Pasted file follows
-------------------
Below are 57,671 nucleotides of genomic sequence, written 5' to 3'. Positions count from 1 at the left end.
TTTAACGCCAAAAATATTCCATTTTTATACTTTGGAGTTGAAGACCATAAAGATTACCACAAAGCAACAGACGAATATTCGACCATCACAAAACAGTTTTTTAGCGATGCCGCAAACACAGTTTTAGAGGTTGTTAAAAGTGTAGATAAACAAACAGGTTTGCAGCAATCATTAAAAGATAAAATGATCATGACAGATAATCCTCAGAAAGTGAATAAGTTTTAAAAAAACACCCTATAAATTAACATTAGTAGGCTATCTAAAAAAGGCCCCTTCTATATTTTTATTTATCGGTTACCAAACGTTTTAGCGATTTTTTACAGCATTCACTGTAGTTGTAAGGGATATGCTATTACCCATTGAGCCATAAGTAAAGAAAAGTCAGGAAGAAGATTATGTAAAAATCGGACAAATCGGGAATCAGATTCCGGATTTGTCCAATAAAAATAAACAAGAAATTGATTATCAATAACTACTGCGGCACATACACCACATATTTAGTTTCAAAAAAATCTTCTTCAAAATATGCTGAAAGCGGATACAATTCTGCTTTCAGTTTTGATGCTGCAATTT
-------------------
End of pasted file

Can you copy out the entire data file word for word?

Below are 57,671 nucleotides of genomic sequence, written 5' to 3'. Positions count from 1 at the left end.
TTTAACGCCAAAAATATTCCATTTTTATACTTTGGAGTTGAAGACCATAAAGATTACCACAAAGCAACAGACGAATATTCGACCATCACAAAACAGTTTTTTAGCGATGCCGCAAACACAGTTTTAGAGGTTGTTAAAAGTGTAGATAAACAAACAGGTTTGCAGCAATCATTAAAAGATAAAATGATCATGACAGATAATCCTCAGAAAGTGAATAAGTTTTAAAAAAACACCCTATAAATTAACATTAGTAGGCTATCTAAAAAAGGCCCCTTCTATATTTTTATTTATCGGTTACCAAACGTTTTAGCGATTTTTTACAGCATTCACTGTAGTTGTAAGGGATATGCTATTACCCATTGAGCCATAAGTAAAGAAAAGTCAGGAAGAAGATTATGTAAAAATCGGACAAATCGGGAATCAGATTCCGGATTTGTCCAATAAAAATAAACAAGAAATTGATTATCAATAACTACTGCGGCACATACACCACATATTTAGTTTCAAAAAAATCTTCTTCAAAATATGCTGAAAGCGGATACAATTCTGCTTTCAGTTTTGATGCTGCAATTT